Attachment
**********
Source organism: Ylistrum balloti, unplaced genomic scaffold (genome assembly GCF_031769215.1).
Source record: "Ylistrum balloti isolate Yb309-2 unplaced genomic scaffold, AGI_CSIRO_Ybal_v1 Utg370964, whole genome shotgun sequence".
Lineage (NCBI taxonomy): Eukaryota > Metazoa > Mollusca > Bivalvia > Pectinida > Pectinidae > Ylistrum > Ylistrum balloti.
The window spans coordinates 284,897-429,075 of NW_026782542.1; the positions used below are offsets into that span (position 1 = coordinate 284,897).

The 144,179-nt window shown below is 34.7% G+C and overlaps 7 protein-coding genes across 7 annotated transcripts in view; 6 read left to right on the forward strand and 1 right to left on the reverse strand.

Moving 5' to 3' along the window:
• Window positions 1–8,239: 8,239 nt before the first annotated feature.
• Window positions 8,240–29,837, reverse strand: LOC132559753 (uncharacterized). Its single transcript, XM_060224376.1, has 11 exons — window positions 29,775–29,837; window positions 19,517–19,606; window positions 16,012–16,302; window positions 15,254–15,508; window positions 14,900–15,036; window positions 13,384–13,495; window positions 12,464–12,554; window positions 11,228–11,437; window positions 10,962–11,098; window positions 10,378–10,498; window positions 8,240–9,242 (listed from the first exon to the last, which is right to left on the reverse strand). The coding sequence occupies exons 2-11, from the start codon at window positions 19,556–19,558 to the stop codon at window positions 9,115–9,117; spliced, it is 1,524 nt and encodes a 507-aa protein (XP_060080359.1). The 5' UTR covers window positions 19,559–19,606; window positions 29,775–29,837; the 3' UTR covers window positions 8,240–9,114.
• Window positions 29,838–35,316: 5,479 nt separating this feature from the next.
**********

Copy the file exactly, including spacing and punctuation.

Source organism: Ylistrum balloti, unplaced genomic scaffold (genome assembly GCF_031769215.1).
Source record: "Ylistrum balloti isolate Yb309-2 unplaced genomic scaffold, AGI_CSIRO_Ybal_v1 Utg370964, whole genome shotgun sequence".
Lineage (NCBI taxonomy): Eukaryota > Metazoa > Mollusca > Bivalvia > Pectinida > Pectinidae > Ylistrum > Ylistrum balloti.
The window spans coordinates 284,897-429,075 of NW_026782542.1; the positions used below are offsets into that span (position 1 = coordinate 284,897).

The 144,179-nt window shown below is 34.7% G+C and overlaps 7 protein-coding genes across 7 annotated transcripts in view; 6 read left to right on the forward strand and 1 right to left on the reverse strand.

Moving 5' to 3' along the window:
• Window positions 1–8,239: 8,239 nt before the first annotated feature.
• Window positions 8,240–29,837, reverse strand: LOC132559753 (uncharacterized). Its single transcript, XM_060224376.1, has 11 exons — window positions 29,775–29,837; window positions 19,517–19,606; window positions 16,012–16,302; window positions 15,254–15,508; window positions 14,900–15,036; window positions 13,384–13,495; window positions 12,464–12,554; window positions 11,228–11,437; window positions 10,962–11,098; window positions 10,378–10,498; window positions 8,240–9,242 (listed from the first exon to the last, which is right to left on the reverse strand). The coding sequence occupies exons 2-11, from the start codon at window positions 19,556–19,558 to the stop codon at window positions 9,115–9,117; spliced, it is 1,524 nt and encodes a 507-aa protein (XP_060080359.1). The 5' UTR covers window positions 19,559–19,606; window positions 29,775–29,837; the 3' UTR covers window positions 8,240–9,114.
• Window positions 29,838–35,316: 5,479 nt separating this feature from the next.